A threshold concept can be considered as akin to a portal, opening up a new and previously inaccessible way of thinking about something. It represents a transformed way of understanding, or interpreting, or viewing something without which the learner cannot progress. As a consequence of comprehending a threshold concept there may thus be a transformed internal view of subject matter, subject landscape, or even world view. This transformation may be sudden or it may be protracted over a considerable period of time, with the transition to understanding proving troublesome. Such a transformed view or landscape may represent how people ‘think’ in a particular discipline, or how they perceive, apprehend, or experience particular phenomena within that discipline (or more generally).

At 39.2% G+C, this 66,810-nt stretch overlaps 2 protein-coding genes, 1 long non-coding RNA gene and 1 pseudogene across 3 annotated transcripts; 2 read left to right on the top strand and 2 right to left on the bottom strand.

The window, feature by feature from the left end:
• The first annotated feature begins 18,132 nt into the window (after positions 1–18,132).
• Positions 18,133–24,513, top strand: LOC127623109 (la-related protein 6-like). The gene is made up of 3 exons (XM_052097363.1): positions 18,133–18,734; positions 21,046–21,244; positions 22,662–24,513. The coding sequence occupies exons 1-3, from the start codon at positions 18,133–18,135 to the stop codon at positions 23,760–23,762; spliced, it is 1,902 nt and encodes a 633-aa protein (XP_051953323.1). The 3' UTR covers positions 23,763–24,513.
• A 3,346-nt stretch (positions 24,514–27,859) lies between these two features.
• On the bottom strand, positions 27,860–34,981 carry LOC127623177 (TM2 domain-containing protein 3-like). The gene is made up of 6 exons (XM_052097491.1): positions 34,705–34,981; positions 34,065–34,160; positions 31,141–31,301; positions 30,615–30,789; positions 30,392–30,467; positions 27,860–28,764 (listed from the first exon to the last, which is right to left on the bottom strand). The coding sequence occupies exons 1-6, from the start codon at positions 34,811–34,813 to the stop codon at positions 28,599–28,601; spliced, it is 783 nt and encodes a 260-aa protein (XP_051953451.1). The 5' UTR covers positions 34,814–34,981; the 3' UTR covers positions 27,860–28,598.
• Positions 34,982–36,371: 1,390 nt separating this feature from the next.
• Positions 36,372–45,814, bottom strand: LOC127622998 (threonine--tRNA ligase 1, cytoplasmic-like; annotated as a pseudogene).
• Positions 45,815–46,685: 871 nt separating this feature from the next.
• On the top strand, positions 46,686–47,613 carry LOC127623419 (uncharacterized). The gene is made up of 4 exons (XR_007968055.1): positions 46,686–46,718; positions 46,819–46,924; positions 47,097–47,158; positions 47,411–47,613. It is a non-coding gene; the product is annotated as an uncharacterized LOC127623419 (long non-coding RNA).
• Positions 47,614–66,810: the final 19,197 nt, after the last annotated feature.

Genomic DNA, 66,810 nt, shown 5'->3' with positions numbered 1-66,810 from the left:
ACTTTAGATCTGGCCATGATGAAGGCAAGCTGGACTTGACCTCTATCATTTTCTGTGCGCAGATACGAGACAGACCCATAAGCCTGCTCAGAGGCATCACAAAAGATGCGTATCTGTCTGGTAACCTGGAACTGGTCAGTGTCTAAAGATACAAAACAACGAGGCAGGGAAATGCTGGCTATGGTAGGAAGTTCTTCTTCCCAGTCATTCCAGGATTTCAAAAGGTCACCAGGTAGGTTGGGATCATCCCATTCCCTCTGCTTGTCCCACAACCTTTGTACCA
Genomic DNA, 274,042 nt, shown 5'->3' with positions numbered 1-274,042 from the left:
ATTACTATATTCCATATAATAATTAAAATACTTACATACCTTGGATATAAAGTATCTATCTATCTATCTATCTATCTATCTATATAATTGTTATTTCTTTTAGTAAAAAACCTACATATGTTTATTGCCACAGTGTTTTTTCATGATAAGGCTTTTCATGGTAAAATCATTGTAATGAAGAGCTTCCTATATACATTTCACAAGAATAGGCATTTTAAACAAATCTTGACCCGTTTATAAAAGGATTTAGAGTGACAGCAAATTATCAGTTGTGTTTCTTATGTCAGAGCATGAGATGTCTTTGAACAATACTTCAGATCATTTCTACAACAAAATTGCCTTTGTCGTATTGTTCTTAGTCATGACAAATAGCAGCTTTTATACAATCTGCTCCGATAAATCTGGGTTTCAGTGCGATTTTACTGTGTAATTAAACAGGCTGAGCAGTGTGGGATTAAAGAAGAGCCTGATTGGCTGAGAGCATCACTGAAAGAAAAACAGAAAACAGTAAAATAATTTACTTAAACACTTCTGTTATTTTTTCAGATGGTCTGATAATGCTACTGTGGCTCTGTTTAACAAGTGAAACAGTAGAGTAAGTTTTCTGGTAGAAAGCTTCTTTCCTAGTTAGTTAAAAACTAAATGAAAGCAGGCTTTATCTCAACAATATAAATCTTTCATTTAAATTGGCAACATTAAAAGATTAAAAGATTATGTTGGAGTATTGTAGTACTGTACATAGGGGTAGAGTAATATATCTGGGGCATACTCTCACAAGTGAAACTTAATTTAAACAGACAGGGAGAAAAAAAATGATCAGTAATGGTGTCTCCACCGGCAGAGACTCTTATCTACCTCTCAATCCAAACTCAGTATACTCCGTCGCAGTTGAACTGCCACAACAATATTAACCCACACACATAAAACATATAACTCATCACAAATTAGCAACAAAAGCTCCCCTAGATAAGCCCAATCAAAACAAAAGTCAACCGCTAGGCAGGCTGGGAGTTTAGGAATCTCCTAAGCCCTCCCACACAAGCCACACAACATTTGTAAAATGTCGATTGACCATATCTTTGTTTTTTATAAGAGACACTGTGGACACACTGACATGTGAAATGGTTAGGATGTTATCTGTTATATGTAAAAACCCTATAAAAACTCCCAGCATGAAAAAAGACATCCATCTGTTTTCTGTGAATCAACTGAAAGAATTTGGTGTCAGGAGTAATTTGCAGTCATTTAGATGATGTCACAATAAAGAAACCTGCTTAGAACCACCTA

Threshold Concepts and Troublesome Knowledge: Linkages to Ways of Thinking and Practising within the Disciplines, Occasional Report 4, ETL Project, Universities of Edinburgh, Coventry and Durham, 2003, page 1.
Four extensive vignettes depict threshold and transformation as they
emerge in the management classroom, revealing the conditions in which they might occur, the threshold
moment, itself, and the transformation and its impact on individual learners and others in the class.